Second, the Act ensures that irrigation officials are accountable to the water users. The job performance of assistant engineers is now partly evaluated by the WUA. As the transfer of power rolls on, deputy executive engineers are being made answerable to the DC. In due course, the executive engineers, formerly in charge of the entire irrigation scheme, will be made answerable to the Project Committee (PC), which consists of presidents of all the DC . One of the major reasons for earlier attempts failing was lack of accountability of officials to the farmers.

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The farmers in Andhra Pradesh
are using, controlling, repairing
and improvising on the public
irrigation system

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Unlike earlier programmes, full responsibility for carrying out maintenance and repair works lies with the water users. In fact, users are also permitted to modernise the system, though in accordance with standards and cost estimates given by the irrigation department. This has promoted a sense of ownership among the water users. As a result, WUA are shouldering increasing responsibility with enthusiasm. The WUA now execute 90% of the maintenance and repair works themselves. The irrigation department has responded to this development in a very positive manner. Private contractors have been forbidden from executing any works in the operational area of each WUA. To make the process of transfer of power foolproof, contractors undertaking any construction works in the operational area of a WUA have been forbidden from becoming members of the farmers’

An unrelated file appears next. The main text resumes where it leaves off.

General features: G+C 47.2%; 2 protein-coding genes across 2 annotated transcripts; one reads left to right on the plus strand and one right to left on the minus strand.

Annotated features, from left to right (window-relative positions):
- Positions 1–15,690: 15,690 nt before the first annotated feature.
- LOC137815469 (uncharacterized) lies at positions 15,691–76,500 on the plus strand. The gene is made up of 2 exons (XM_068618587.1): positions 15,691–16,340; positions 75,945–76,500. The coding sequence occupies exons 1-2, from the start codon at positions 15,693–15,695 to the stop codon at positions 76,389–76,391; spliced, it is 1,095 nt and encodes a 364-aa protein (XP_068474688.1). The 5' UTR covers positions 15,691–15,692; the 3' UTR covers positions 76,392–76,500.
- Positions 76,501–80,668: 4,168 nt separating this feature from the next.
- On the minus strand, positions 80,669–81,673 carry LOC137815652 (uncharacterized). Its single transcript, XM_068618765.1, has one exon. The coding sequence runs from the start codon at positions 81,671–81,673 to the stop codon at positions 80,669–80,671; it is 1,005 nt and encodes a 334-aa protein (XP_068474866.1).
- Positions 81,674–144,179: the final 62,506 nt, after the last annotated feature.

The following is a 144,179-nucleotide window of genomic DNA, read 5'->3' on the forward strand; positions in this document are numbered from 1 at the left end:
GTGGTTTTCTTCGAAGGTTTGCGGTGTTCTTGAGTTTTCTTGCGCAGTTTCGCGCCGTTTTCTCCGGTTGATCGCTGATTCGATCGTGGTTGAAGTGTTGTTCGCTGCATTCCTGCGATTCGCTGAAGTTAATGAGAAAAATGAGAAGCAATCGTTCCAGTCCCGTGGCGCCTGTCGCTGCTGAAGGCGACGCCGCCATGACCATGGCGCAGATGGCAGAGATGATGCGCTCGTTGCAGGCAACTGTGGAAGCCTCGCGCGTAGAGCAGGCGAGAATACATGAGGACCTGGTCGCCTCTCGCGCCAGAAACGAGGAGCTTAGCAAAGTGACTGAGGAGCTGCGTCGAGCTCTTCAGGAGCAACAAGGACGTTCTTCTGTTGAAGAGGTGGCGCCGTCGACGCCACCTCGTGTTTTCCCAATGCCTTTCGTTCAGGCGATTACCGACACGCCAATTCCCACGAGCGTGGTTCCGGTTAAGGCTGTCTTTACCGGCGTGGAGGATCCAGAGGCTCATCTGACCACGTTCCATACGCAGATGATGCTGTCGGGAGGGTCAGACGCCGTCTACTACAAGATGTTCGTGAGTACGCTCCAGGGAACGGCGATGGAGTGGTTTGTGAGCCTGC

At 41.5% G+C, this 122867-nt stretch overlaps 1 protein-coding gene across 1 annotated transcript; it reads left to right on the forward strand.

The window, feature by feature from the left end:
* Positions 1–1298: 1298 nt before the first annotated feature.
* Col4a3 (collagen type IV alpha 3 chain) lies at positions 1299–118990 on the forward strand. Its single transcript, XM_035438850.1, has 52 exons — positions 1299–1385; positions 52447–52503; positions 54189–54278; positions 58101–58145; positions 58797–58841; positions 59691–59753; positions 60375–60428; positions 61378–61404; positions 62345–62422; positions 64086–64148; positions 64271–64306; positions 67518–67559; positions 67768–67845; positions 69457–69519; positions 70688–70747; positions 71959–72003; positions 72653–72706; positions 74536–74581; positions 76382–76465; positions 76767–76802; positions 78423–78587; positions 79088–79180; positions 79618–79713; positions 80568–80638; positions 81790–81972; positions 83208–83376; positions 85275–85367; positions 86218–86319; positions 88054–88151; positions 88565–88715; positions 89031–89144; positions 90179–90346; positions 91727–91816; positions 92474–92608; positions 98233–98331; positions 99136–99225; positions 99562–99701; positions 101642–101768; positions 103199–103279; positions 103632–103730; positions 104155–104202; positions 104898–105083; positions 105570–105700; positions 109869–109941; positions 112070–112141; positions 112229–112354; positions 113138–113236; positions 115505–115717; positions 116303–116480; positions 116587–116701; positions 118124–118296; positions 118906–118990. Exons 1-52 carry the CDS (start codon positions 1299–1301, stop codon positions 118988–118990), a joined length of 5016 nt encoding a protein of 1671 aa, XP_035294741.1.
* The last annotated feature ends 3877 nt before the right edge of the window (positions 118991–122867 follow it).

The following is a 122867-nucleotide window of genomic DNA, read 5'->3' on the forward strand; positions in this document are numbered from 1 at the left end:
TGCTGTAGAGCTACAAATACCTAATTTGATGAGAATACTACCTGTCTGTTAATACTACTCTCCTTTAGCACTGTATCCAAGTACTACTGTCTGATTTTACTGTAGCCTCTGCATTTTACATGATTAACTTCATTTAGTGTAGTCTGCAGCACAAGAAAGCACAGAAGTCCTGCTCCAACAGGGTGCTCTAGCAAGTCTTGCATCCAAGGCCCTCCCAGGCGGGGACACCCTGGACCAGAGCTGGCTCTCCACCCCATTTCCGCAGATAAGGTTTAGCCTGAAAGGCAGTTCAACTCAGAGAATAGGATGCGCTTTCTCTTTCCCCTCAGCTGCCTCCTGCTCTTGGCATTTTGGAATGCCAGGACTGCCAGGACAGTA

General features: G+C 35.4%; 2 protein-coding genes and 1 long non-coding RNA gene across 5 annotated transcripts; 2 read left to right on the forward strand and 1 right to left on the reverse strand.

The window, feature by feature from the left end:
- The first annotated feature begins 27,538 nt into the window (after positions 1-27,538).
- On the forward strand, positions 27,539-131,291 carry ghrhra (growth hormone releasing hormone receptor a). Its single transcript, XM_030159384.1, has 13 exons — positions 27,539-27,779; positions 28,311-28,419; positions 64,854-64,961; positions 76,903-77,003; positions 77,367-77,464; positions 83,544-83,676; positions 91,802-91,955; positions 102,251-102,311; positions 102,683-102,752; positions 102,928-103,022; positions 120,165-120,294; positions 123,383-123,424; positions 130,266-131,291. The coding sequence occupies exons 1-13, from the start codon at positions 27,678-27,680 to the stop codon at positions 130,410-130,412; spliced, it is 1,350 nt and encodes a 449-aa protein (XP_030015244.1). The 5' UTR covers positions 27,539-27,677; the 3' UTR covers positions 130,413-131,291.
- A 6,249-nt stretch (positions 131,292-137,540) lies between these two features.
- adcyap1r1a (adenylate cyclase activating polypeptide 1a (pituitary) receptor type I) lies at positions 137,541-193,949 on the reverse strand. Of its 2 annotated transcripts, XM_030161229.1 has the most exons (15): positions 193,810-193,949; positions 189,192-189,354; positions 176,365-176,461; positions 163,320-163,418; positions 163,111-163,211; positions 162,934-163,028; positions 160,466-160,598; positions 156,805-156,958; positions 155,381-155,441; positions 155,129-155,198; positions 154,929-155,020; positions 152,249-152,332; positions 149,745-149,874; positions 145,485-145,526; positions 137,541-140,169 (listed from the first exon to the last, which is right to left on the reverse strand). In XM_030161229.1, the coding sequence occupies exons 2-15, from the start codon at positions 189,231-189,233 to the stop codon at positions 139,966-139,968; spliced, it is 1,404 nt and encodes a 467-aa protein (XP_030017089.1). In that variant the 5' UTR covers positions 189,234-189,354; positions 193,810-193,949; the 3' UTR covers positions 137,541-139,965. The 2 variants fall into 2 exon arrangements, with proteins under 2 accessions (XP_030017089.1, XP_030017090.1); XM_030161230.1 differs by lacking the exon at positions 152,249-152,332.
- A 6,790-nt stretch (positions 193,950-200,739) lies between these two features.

organisations at any level.

Most importantly, the Act is quite comprehensive (see box). The water users as members of the farmers’ organisations at all three levels have been entrusted with the entire gamut of powers, rights and responsibilities associated with managing a public irrigation system. Important functions of the WUA include.

  • preparing and implementing a warabandi schedule (schedule of when and how much water each member of the WUA will get) for each irrigation system consistent with the operational plan prepared by the PC or the DC;
  • preparing a maintenance plan
  • regulating the use of water and economising it